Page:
We used to take turns telling about something we had thought of, read, or observed. Even more often, one of us would pose the other a question – anything from “does a more complex division of labor make it harder for workers to envision workers’ control of production?” to “why is public belief in global warming declining and what does it mean?”
Tim would often draw on his observations and informal interviews to address these questions. When we were working on Common Sense for Hard Times, we constantly discussed how workers could overcome all the divisions of immediate interest and background. One day Tim called to mind a discussion he had had with a worker who himself asked this question and then said, “The only way I can imagine people ever really getting together would be if everyone had the same beef.” Bingo. We called the chapter where we quoted his rap “The Big Beef.”
The process was highly dialogic. We – especially Tim – would play Devil’s advocate, taking a contrary position to tease out the issues and problems with something that basically we both agreed on. This flexibility was highly supportive of creative thinking and coming up with new approaches. It grew out of Tim’s often-noted ability to consider with detachment even something he cared deeply about.
A result was that each of us would often be forced to confront the complexity of an issue and recognize that it had more than one side. Tim and I rarely if ever had a political disagreement that lasted more than a week or two. Often we would return to a previous point of contention only to discover that each of us had reversed our position in the meantime!
When we were working on a piece of writing, we’d start with what needed to be said. Then we’d try to figure out how to say it in a way that would communicate to the kind of people we were writing for. I remember we were once using the word “milieu” and I asked Tim if it was a meaningful word for our audience; he thought for a moment and then said, “We’ll make it a word.” For the first few years I did almost all the writing, trying to capture the ideas and language we had worked out in our conversations; but over time Tim came into his own, writing on his own and doing much more of the writing in our collaboration.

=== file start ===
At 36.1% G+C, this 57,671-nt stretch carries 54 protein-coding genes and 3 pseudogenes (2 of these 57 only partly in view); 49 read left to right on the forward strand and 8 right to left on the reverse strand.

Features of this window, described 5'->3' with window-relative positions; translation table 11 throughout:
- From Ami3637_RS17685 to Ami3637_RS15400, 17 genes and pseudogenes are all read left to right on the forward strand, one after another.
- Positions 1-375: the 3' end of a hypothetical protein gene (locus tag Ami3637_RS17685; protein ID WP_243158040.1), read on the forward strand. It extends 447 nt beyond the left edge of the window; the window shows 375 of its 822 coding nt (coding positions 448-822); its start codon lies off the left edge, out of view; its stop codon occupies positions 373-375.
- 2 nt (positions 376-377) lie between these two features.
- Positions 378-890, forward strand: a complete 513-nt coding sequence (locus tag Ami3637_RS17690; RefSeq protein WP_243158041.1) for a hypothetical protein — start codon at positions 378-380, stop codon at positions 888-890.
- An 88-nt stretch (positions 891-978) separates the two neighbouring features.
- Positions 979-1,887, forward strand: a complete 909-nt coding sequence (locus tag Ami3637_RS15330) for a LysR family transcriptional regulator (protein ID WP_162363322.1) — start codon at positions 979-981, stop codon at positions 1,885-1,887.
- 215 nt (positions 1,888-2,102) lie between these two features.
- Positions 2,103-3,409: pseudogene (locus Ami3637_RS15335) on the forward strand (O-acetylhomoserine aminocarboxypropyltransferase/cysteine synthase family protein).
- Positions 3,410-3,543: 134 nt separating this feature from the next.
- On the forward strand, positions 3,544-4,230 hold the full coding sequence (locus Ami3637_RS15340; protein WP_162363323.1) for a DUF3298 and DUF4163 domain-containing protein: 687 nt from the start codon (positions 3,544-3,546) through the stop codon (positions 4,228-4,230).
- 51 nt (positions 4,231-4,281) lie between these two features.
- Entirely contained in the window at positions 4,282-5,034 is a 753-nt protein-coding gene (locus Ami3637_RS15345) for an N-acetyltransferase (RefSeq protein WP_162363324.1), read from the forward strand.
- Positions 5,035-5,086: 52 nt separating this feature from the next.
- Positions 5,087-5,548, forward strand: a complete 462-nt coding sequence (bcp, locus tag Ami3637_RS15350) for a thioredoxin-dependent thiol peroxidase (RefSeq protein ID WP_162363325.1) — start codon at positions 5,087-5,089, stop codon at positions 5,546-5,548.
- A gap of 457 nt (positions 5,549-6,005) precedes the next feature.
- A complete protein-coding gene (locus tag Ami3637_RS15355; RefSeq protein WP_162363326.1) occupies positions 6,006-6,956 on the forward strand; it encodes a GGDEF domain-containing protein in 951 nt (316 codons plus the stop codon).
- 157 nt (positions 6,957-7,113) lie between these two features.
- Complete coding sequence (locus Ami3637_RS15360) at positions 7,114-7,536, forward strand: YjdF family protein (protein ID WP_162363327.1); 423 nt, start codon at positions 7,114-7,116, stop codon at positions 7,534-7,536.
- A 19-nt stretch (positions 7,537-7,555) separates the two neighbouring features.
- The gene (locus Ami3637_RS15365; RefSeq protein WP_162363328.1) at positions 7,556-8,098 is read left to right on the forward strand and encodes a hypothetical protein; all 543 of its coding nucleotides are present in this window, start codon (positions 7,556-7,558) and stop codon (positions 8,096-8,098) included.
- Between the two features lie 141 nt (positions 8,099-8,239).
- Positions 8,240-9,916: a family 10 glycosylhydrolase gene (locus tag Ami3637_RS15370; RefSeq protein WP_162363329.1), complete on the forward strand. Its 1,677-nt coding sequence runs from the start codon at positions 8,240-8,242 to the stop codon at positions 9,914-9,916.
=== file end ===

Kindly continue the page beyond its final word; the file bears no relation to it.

Tim worked off and on as a commercial lobsterman, often with his friend Larry Stepenuck in Rockport, Mass. He had always been a runner (he was a regional cross-country champion in high school) and he loved to run in the publicly-owned wooded areas known as Dogtown and the South Woods that filled the interior of Cape Ann. When an engineering developer came up with a proposal for a major project there, claiming it would create jobs, Tim and Larry began organizing local folks to oppose the development. Along with allies who included bird watchers, conservationists, writers and artists devoted to the region, and old local families, they formed the organization Save Open Spaces (SOS). Their big problem was that, although local working people tended to be skeptical about the proposed development, they also tended to be antagonistic toward well-off environmentalists. So Tim and Larry began inventing a new kind of “proletarian environmentalism.” They raised the question of who would really benefit from the development. They demanded to know not only how many but also what kind of jobs the developments would create, and made an issue of the fact that they would be low-paid, low-skilled, and often short-term. They organized by talking up this issue in the coffeehouses, bars, and fishermen’s hangouts in Rockport and Gloucester, then turning out their constituency as needed for public hearings. Their slogan was, “Keep Cape Ann a place where you can be poor with dignity.” Despite efforts to intimidate and even to bribe them, they succeeded in blocking the development and saving central Cape Ann.